LECZNA: Lubelskie Print

Normal 0 Alternate names: Lenczni [Yiddish]. The first documentation of the Łęczna Jewish community is from 1501. A local kahał existed by in the first half of 16th century. The synagogue built in 1648 with its original bimah and Aron Kodesh has been renovated and houses a Judaica exhibit of ritual objects illustrating Jewish holidays, life cycle events, and daily life before WWII and other Łęczna history. In the 17th century, the town held the Sejm of the Four Lands (Waad Arba Aracot), the core representation of Jewish communities. In 1857, the 1,679 Jews accounted for 64.3% of the population. Chasidism was prevalent thanks to tzaddik Szlomo Jehuda Lejb Łęczner. During World War II, the Nazis created a ghetto in the city for Jews from Leczna and then the Czech and Slovak Republics and a forced labor camp. The ghetto residents killed in Sobibor and Trawniki. About 1,000 Jews were shot in mass executions in the city. Leczna Jewish cemetery on ulica Pasternik is neglected with no visible gravestones, although probably some remain under the vegetation and dirt. Workers doing construction in the vicinity encountered human bones and stone gravestone fragments that they simply threw into the excavation. In recent years, an ohel for the tzaddisk was built in the cemetery was built. Matzevot recovered in different points of the city are held by the Museum staff and can be seen next to the synagogue. photos. [May 2009]

US Commission No. POCE000183

Alternate name: Lentchna in Yiddish. Leczna is located in Lublin at 51º18 22º53, 24 km from Lublin. Cemetery location: 3 Maja St. Present town population is 5,000-25,000 with no Jews.

  • Town: Urzad Miasta i Gminy, pl. Koscuiszki 22, tel. 150.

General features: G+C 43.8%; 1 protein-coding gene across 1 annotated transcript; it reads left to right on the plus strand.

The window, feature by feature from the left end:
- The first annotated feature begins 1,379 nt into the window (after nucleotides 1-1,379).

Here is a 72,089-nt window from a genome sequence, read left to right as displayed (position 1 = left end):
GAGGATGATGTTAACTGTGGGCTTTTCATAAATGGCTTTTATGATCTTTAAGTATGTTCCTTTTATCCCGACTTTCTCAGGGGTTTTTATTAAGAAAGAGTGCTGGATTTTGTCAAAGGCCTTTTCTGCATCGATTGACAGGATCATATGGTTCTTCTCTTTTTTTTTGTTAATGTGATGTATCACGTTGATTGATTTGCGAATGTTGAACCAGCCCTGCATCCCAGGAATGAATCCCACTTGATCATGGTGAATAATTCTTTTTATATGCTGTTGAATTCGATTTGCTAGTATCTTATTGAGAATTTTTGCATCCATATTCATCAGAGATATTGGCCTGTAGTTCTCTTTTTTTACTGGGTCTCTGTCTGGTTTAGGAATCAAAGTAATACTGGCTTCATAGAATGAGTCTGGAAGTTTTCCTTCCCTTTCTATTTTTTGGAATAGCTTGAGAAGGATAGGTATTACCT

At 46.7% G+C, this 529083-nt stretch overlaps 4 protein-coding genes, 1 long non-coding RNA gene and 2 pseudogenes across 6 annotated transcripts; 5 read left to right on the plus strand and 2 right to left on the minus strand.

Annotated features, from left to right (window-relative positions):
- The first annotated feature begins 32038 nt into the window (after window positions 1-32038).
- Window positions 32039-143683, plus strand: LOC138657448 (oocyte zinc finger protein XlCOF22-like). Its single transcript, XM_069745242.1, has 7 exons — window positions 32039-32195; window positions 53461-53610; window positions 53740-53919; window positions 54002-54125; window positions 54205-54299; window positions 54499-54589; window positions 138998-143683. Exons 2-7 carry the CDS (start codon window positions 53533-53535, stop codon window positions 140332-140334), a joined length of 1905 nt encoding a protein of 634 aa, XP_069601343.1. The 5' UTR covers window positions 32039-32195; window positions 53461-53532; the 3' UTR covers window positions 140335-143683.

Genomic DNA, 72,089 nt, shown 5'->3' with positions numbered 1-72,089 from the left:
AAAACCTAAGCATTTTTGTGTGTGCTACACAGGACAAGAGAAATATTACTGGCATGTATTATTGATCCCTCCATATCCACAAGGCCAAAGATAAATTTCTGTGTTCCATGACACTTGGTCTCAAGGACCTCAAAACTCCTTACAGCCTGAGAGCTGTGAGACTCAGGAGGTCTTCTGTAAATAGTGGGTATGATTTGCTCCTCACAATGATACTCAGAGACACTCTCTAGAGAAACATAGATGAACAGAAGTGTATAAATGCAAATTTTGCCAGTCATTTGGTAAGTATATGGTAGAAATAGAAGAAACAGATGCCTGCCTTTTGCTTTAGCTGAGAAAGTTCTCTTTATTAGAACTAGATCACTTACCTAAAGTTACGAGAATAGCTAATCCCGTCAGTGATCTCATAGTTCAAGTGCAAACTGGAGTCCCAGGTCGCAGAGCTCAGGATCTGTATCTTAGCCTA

• Regional: region Konserwator Zabytkow Lublin, mgr. H. Landecka, pl. Litewski 1, tel. 290-35.
  • Local: Ewa Lesniewska and Tow. Pnyjaciol Ziemi Laczynskiej.
The earliest known Jewish community was second half of 16th century. 1921 Jewish population was 2,019 (62.6%). Effecting the Jewish community: Jewish Councils of the Crown (Poland) and Lithuania gathered here in the second half of the 17th century. Lived and buried in this Jewish community was Szloma Jehuda Lejb (died 1813). The Jewish cemetery was established in second half of 16th century with last burial 1942. The isolated suburban flat land has no sign or marker. Reached by turning directly off a public road, access is open to all with no wall or gate. The size of the cemetery before WWII and now is 1 hectare. There are no gravestones in the cemetery. Two gravestones and 4 fragments are in a museum. The oldest known gravestones date from 1906 (in Museum). The sandstone flat stones with carved relief decorations have Hebrew inscriptions. No known mass graves. The municipality owns site used as a Jewish cemetery only. Properties adjacent are recreational. Private visitors rarely visit. The cemetery was vandalized after WWII. During the 1960's, municipality fenced and planted trees. Now, the fence is destroyed. There is no maintenance or care. Security, vegetation, and incompatible nearby development are serious threats. The stadium is nearby; and the fans use the cemetery for toilet needs.
Pawel Sygowski, ul. Kalinowszczyzna 64/59, 20-201 Lublin, tel. 77-20-78 visited site Apr 1991 and completed survey. Interviews were conducted.
BOOK: Gruber, Ruth Ellen. Jewish Heritage Travel A Guide to East-Central Europe. New York: John Wiley & Sons, Inc., 1992. p. 76
Last Updated on Tuesday, 26 May 2009 10:32